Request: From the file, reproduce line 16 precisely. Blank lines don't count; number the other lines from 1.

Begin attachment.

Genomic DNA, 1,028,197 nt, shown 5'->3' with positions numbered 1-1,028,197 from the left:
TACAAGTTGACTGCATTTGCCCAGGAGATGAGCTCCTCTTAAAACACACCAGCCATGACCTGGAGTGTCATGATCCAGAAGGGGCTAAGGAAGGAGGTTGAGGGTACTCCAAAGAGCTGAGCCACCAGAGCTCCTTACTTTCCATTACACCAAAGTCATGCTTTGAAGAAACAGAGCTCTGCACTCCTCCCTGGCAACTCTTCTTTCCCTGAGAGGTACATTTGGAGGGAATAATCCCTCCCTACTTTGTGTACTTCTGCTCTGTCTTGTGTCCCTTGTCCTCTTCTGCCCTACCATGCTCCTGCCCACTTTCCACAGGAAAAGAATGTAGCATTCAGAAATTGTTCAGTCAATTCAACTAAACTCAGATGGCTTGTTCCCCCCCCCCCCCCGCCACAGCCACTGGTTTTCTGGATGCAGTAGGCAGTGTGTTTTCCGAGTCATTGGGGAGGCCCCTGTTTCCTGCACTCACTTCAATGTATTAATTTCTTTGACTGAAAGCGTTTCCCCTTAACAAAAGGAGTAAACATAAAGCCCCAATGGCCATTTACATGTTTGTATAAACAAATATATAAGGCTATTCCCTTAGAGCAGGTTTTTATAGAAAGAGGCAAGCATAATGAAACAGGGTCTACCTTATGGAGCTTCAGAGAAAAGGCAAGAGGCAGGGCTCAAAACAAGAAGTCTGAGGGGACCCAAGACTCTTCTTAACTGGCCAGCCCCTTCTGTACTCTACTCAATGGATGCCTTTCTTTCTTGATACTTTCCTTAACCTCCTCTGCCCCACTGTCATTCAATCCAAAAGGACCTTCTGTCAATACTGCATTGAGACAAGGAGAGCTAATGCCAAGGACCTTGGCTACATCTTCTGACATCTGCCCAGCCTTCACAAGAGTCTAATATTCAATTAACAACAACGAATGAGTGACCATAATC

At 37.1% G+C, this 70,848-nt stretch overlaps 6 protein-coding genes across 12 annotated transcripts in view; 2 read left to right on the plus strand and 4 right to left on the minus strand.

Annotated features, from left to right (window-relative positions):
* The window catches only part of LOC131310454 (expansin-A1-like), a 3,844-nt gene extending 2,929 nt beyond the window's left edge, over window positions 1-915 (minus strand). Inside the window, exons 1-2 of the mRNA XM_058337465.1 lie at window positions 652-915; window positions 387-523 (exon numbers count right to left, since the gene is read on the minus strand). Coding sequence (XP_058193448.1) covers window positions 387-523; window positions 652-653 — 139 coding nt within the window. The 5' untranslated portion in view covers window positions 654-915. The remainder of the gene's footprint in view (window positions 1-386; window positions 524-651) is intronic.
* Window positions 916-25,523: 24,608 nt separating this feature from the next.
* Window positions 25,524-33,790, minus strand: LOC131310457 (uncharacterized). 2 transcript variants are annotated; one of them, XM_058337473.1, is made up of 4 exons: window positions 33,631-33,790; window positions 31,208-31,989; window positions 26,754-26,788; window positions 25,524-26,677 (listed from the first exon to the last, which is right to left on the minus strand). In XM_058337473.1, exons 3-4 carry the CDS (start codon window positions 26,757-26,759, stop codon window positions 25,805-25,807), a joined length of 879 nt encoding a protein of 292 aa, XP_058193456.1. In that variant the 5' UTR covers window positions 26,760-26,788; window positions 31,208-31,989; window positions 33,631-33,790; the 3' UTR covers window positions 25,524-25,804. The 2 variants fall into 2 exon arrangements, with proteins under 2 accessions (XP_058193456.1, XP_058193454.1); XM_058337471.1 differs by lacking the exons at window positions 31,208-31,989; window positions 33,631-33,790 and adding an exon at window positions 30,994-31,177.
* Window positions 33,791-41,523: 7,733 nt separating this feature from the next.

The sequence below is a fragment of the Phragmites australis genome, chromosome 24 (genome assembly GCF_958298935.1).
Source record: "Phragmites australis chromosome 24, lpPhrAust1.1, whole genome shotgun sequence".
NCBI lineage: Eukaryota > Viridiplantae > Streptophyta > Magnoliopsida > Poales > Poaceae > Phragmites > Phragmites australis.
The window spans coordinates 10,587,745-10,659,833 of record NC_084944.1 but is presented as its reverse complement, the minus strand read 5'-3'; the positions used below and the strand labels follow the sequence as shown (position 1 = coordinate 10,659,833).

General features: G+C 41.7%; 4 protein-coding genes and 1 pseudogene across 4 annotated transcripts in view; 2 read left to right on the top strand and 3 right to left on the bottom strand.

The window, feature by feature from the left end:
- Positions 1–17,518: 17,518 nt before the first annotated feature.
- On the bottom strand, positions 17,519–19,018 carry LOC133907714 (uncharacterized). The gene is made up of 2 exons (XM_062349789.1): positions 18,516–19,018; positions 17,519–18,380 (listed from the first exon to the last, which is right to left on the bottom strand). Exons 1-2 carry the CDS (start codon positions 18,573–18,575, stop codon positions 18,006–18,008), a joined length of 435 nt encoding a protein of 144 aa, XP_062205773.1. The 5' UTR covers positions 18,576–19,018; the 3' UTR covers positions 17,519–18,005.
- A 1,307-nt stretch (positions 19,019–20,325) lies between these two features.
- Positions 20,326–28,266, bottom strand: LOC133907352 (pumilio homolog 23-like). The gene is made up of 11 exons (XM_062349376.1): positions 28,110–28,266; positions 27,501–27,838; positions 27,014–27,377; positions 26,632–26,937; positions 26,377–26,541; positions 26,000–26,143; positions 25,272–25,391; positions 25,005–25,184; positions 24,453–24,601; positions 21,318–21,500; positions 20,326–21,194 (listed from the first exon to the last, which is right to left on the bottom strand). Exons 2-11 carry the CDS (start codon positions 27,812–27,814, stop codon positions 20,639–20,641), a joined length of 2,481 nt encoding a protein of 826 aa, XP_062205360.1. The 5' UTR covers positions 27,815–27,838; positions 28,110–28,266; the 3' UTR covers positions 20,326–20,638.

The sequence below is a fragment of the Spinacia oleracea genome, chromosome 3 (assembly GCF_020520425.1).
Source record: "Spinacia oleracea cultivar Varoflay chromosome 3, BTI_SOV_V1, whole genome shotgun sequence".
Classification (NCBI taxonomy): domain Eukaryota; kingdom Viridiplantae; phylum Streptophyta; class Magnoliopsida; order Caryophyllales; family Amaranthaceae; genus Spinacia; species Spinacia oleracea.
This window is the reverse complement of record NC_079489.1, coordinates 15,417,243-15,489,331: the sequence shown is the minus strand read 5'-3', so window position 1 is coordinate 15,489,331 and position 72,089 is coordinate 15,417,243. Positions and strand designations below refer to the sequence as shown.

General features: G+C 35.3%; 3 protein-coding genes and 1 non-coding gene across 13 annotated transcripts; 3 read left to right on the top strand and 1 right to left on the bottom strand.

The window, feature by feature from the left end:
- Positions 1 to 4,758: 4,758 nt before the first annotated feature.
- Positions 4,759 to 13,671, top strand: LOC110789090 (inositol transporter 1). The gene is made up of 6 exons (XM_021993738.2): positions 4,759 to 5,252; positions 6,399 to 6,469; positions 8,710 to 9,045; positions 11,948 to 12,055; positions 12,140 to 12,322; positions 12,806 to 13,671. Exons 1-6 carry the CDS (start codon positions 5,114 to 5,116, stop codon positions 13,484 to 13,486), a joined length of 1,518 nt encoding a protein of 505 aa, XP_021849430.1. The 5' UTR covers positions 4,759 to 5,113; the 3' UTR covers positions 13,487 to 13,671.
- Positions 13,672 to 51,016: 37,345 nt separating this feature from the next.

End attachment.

- On the bottom strand, positions 17,519–19,018 carry LOC133907714 (uncharacterized). The gene is made up of 2 exons (XM_062349789.1): positions 18,516–19,018; positions 17,519–18,380 (listed from the first exon to the last, which is right to left on the bottom strand). Exons 1-2 carry the CDS (start codon positions 18,573–18,575, stop codon positions 18,006–18,008), a joined length of 435 nt encoding a protein of 144 aa, XP_062205773.1. The 5' UTR covers positions 18,576–19,018; the 3' UTR covers positions 17,519–18,005.